Police vans uncovered: when commercial vehicles become cops.

8 October 2014, 1:45 pm

Vans are a ubiquitous part of Britain: as the workhorses of our economy, we see them on roads everyday in all shapes and sizes delivering goods and services. Despite this, we rarely, if ever, talk about one special use of vans: policing.

Police vans make up an incredibly important part of the country’s force, helping officers maintain law and order. For van enthusiasts, the police van is one of, if not the, most exciting conversions out there. An array of specialist equipment is needed to help police perform their daily duties. It’s a logistical nightmare (or dream) for van manufacturers, servicers and retailers, who need to provide a high quality van conversion that’s extremely reliable.

Image source: Wikicommons

Image source: Wikicommons

While there is a huge amount of variation between the types of van used – every individual police force has its own approach to buying in and converting vans, but Ford, Vauxhall and Mercedes-Benz are most popular – there are nevertheless two common uses for vans across the UK’s many constabularies: transportation and logistics.

The transportation of officers and prisoners presents some unique requirements. In smaller cars, prisoners in the back are separated from officers in front by strong metal fencing. For more serious offenders, vans must be used because they can fit metal containment cells in their load space. Cells can be individual or shared but are heavy due to a huge amount of reinforcement.

Though often handcuffed, the prisoner’s wellbeing is still crucial, meaning seats must accommodate security and safety at the same time. The cab chassis and windows are usually reinforced with polycarbonate lining in case of motoring accident.

Lancashire Constabulary, a force of 3,000 officers, has some 70 vans in operation for transporting suspects to its stations. These vans, known as section vans, can carry up to four offenders.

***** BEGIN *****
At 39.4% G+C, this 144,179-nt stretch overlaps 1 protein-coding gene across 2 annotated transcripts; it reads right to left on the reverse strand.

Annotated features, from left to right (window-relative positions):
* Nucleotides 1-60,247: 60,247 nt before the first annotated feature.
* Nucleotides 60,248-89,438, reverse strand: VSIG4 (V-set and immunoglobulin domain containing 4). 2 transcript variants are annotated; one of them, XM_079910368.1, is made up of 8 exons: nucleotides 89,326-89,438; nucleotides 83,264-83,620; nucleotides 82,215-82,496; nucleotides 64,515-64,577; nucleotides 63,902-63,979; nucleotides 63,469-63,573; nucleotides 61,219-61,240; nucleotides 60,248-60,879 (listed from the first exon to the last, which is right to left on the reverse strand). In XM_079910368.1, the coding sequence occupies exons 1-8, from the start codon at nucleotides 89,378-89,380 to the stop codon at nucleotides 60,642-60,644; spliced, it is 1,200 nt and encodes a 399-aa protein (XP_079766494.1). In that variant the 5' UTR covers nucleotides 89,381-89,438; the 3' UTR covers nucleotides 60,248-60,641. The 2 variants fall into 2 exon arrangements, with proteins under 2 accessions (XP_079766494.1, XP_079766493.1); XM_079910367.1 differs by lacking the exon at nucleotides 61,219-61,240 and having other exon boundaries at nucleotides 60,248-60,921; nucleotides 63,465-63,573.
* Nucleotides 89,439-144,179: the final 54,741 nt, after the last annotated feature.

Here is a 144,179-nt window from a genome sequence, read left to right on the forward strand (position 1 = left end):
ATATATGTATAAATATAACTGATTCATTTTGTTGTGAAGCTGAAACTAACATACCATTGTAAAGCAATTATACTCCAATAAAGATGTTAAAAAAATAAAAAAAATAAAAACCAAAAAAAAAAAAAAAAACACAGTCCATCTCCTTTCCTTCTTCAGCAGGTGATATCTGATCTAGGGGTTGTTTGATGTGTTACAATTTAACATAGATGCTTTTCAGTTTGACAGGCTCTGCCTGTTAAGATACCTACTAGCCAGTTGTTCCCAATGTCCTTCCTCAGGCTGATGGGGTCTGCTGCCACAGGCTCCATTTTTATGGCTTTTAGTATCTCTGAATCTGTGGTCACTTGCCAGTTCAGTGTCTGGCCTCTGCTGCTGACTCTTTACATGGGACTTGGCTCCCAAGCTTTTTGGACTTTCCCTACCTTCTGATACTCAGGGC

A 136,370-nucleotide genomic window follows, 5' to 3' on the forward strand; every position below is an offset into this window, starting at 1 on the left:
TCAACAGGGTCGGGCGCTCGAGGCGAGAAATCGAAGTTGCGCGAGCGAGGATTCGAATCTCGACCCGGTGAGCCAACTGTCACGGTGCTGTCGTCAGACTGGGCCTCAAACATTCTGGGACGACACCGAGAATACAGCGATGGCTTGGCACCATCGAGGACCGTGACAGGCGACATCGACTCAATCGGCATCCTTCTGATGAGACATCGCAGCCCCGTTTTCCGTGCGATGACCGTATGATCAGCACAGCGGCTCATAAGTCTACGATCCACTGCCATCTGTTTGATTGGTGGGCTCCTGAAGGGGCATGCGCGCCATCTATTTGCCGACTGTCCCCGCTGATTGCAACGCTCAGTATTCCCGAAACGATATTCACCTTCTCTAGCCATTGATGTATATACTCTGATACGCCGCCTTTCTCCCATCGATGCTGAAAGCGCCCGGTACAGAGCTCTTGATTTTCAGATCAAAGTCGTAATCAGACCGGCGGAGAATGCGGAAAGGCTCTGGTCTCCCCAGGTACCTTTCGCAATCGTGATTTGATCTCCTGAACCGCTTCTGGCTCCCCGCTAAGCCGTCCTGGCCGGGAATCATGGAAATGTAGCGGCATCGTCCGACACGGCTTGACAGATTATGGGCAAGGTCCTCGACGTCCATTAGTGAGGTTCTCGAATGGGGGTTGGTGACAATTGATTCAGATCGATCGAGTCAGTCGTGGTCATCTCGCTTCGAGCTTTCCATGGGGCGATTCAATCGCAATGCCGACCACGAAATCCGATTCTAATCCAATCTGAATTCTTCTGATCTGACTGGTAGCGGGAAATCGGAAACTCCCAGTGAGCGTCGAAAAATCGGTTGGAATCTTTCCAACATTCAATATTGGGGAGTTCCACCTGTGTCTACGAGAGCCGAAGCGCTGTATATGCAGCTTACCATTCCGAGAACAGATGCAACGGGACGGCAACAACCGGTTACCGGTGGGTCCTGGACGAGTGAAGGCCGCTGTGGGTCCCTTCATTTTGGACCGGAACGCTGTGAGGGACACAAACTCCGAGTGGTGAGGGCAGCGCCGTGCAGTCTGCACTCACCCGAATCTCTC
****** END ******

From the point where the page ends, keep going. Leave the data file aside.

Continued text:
Image source: Wikicommons

Image source: Wikicommons

As they’re out in the field before being radioed in to pick up suspects, these vans have to be ready to deal with incidents on the go: incident data recorders, fire extinguishers, tetra radio and hand held spot lamps are just some of the bulky, heavy and expensive equipment that must be safely secured but easily accessible from the van.

For the transportation of officers, speed is crucial. Most transportation vans carry a large amount of equipment such as riot protection gear, which requires highly specialised racking that is ergonomic, sophisticated and hassle-free. No time can be wasted fiddling around; everything from shields to helmets must be rapidly and easily accessible. The method of entry with all transport vans is key.

Not every being on the force is human: dogs are a valued part of the thin blue line. Van dog carriers are specifically modified to carry four to six dogs, and have air vents, a high level of sound reduction to soften the sound of barking and reinforced metal around the chassis to protect canine passengers.

The second main use for vans in the police force is logistics. While less common than transport vans – in the Lancashire force, there are around half as many as there are section vans – logistics vans require just as much specialised conversion, if not more. Often, these vans are the equivalent of a plainclothes officer, meaning they have no police marking. For stakeouts and covert operations, air conditioning and heating have to be integrated into the van for the comfort of those inside for hours or even days.

At an incident such as civil disorder, a large logistical van acts as a “mini hub” of operations. As a portable base, these vans offer officers whatever help and back up they may need. They must have sufficient space for satellite equipment, radios, an onboard generator, mains electrical system and chairs. Usually, technological equipment is fixed onto one wall, creating an office-like space inside.

More recent models are equipped with safes for taser guns and other weaponry and again, the method of entry must be sufficiently efficient so that officers have rapid access to whatever they need.

Image source: Wikicommons

Image source: Wikicommons

Incidents can turn ugly. It’s very important that a support or logistics van is properly prepped to take a beating. The structure of the van itself must be reinforced with high impact linings. Grilles over headlights and a retractable grill over windscreens stop missiles and makeshift weapons from smashing any glass.

Both transport and logistics vans need larger internal volume and a heavily increased payload. Extra conversion includes anti-slip flooring, internal LED lighting and specialised locking. In short, police van conversions require a dedicated amount of planning, implementation and maintenance, making them something of a wonder for van enthusiasts.


Image source: Wikicommons